o pere o wrote...

On 20/12/18 4:43, Winfield Hill wrote:
I enjoyed huge success with my last home-made computer.
2011-pin Intel processor, four 128-bit memory channels.
Now I'm going for Core i9 X299 and LGA 2066 pins.
More pins are better.

3647 pins! https://i.redd.it/iwz562nmexby.jpg

LGA 3647 "up to six DDR4 channels"
LGA 4189 "8-channel DDR4, up to 230W"


LGA 4189 is Intel's Ice Lake Xeon for those playing along at home.

Cheers

David Brown
Guest

Thu Dec 20, 2018 3:45 pm   



On 20/12/18 14:43, Martin Riddle wrote:
Quote:
On 20 Dec 2018 05:27:59 -0800, Winfield Hill
hill_at_rowland.harvard.edu> wrote:

o pere o wrote...

On 20/12/18 4:43, Winfield Hill wrote:
I enjoyed huge success with my last home-made computer.
2011-pin Intel processor, four 128-bit memory channels.
Now I'm going for Core i9 X299 and LGA 2066 pins.
More pins are better.

3647 pins! https://i.redd.it/iwz562nmexby.jpg

LGA 3647 "up to six DDR4 channels"
LGA 4189 "8-channel DDR4, up to 230W"


LGA 4189 is Intel's Ice Lake Xeon for those playing along at home.


I hadn't found that one yet. AMD's sockets SP3 and TR4 for the Epyc and
Threadripper are 4094 pins. There are a number of FPGA's at around 3000
pins, and Power9 processors have 3899 pins. I'd expect the Power10 to
be bigger, and some of the SPARC processors must surely have vast pin
counts.

John Devereux
Guest

Thu Dec 20, 2018 3:45 pm   



Winfield Hill <hill_at_rowland.harvard.edu> writes:

Quote:
I enjoyed huge success with my last home-made computer.
2011-pin Intel processor, four 128-bit memory channels.
Now I'm going for Core i9 X299 and LGA 2066 pins.
More pins are better.


cool, are you going to use wire wrap?


--

John Devereux

artie
Guest

Thu Dec 20, 2018 5:45 pm   



In article <pvf34t0249t_at_drn.newsguy.com>, Winfield Hill
<hill_at_rowland.harvard.edu> wrote:

Quote:
I enjoyed huge success with my last home-made computer.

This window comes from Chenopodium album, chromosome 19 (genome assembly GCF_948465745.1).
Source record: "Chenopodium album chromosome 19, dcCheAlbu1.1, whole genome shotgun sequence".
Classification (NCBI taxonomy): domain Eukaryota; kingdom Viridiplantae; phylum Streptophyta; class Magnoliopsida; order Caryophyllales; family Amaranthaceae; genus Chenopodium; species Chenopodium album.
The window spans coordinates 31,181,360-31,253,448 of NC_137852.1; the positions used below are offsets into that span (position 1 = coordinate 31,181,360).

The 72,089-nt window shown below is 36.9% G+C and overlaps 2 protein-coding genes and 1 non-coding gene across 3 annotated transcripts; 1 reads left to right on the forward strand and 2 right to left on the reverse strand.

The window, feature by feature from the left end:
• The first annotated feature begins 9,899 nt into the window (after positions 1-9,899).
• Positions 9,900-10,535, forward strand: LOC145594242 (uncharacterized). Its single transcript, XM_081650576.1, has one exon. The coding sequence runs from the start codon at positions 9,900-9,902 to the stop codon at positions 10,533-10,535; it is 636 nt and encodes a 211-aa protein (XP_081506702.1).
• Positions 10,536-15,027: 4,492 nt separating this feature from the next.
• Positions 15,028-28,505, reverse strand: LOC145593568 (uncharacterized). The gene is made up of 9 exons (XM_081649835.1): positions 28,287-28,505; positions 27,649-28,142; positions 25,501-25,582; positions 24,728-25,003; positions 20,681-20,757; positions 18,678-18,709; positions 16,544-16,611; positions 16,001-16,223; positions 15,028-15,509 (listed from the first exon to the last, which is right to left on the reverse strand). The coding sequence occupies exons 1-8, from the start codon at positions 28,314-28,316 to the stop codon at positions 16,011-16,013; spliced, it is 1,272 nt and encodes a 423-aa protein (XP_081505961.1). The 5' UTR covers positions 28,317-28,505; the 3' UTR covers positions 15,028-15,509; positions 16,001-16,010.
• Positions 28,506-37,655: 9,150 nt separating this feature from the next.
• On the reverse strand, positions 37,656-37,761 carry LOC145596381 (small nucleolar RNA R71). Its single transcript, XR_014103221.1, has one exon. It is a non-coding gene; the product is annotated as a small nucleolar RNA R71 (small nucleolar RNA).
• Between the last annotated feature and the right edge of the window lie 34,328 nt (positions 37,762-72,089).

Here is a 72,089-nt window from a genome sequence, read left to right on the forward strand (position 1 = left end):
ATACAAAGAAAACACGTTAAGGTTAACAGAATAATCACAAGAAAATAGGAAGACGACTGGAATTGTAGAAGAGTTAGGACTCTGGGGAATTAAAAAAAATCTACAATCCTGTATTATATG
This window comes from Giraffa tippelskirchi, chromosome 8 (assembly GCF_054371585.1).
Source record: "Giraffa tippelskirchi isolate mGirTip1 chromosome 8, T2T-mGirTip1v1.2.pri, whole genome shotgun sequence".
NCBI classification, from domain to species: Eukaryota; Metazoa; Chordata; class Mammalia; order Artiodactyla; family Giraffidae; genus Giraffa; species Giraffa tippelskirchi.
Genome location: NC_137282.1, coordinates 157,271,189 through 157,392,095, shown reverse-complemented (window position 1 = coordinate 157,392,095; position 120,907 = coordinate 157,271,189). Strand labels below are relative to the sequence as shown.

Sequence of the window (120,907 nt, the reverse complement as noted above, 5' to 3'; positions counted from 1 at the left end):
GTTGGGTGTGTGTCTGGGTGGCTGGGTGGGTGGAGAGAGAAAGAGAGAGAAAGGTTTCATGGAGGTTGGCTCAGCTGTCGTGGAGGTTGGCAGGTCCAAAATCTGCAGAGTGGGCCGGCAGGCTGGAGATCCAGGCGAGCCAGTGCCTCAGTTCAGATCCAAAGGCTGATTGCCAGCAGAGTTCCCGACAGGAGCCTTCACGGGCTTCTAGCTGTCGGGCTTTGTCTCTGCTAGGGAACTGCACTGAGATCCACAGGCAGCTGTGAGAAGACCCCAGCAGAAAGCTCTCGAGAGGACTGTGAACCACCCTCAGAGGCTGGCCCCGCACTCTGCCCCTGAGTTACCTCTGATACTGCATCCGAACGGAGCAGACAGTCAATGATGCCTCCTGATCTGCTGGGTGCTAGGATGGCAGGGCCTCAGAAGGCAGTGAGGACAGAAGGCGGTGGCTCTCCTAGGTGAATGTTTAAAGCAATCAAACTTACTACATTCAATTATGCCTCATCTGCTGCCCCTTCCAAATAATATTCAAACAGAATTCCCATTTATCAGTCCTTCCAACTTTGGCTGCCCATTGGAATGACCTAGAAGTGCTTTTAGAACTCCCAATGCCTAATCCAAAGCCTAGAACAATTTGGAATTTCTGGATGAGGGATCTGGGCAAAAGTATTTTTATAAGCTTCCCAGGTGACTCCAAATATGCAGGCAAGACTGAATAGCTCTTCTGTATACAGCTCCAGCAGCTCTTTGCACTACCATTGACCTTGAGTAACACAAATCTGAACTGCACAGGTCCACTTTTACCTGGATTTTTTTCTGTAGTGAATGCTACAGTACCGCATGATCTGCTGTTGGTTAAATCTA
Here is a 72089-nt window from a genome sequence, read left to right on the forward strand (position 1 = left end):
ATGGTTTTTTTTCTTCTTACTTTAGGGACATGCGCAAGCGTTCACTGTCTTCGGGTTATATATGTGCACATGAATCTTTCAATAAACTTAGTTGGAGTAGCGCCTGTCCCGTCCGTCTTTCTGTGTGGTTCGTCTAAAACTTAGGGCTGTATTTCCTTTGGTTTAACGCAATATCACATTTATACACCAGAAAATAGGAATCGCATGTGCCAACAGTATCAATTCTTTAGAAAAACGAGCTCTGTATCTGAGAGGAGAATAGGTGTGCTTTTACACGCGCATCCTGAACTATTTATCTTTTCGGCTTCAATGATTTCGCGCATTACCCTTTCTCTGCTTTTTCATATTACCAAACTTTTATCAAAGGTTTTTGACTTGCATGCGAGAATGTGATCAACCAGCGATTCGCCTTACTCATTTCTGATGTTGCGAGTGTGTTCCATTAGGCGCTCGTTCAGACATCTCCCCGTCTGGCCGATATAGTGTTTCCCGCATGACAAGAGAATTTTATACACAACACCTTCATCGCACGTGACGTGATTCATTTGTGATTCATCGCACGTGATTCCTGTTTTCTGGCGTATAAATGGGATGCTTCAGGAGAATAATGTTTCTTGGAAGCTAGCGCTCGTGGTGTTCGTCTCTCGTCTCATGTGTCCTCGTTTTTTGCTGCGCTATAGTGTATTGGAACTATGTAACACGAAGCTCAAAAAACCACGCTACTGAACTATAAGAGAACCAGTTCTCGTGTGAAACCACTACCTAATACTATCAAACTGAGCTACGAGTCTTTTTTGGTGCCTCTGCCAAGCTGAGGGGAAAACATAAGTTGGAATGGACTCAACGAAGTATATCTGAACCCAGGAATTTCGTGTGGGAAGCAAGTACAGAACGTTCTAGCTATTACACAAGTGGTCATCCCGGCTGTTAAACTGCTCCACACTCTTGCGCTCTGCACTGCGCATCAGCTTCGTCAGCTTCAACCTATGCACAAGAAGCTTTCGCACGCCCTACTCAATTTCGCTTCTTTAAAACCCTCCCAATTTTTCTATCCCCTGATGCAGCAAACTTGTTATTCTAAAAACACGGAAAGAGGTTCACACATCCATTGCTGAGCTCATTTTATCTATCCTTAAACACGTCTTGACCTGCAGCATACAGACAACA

2011-pin Intel processor, four 128-bit memory channels.
Now I'm going for Core i9 X299 and LGA 2066 pins.
More pins are better.


One is reminded of the Signetics WOM chip datasheet, with its graph of
number of socket insertions v number of pins remaining...

--


Guest

Thu Dec 20, 2018 7:45 pm   



On Thursday, 20 December 2018 13:06:14 UTC, Steve Wilson wrote:
Quote:
o pere o <me_at_somewhere.net> wrote:
On 20/12/18 4:43, Winfield Hill wrote:

I enjoyed huge success with my last home-made computer.
2011-pin Intel processor, four 128-bit memory channels.
Now I'm going for Core i9 X299 and LGA 2066 pins.
More pins are better.

3647 pins! https://i.redd.it/iwz562nmexby.jpg

Pere

LOL!


Somewhere out there there's a pic of a Russian chip way way bigger, with bunch after bunch after bunch of wires hanging off it. I just couldn't find it.


NT

John Larkin
Guest

Thu Dec 20, 2018 8:45 pm   



On 19 Dec 2018 19:43:25 -0800, Winfield Hill
<hill_at_rowland.harvard.edu> wrote:

Quote:
I enjoyed huge success with my last home-made computer.
2011-pin Intel processor, four 128-bit memory channels.
Now I'm going for Core i9 X299 and LGA 2066 pins.
More pins are better.


Did you lay out and build your own CPU board?

What OS? Bios?


--

John Larkin Highland Technology, Inc
picosecond timing precision measurement

jlarkin att highlandtechnology dott com
http://www.highlandtechnology.com


Guest

Thu Dec 20, 2018 9:45 pm   



John Larkin <jjlarkin_at_highland_snip_technology.com> wrote in
news:kiqn1etm6pq5dnk5ikc9eqsc4tatj93roi_at_4ax.com:

Quote:
On 19 Dec 2018 19:43:25 -0800, Winfield Hill
hill_at_rowland.harvard.edu> wrote:

I enjoyed huge success with my last home-made computer.
2011-pin Intel processor, four 128-bit memory channels.
Now I'm going for Core i9 X299 and LGA 2066 pins.
More pins are better.

Did you lay out and build your own CPU board?

What OS? Bios?



There are plenty of LGA 2066 MOBOs out there.

At this level, homespun would very likely be a major step
backwards.

I'll take what the pros have been designing and familiarizing
themselves with for years over even the most advanced, knowledgeable
engineer doing one on his own. There are way to many places to get
fouled up. Looking at even the best motherboards, one sees squggly
litle traces meant to adjust physical arrival time of a signal.
A design needs a lot of testing and very few get made from the first
layout iteration.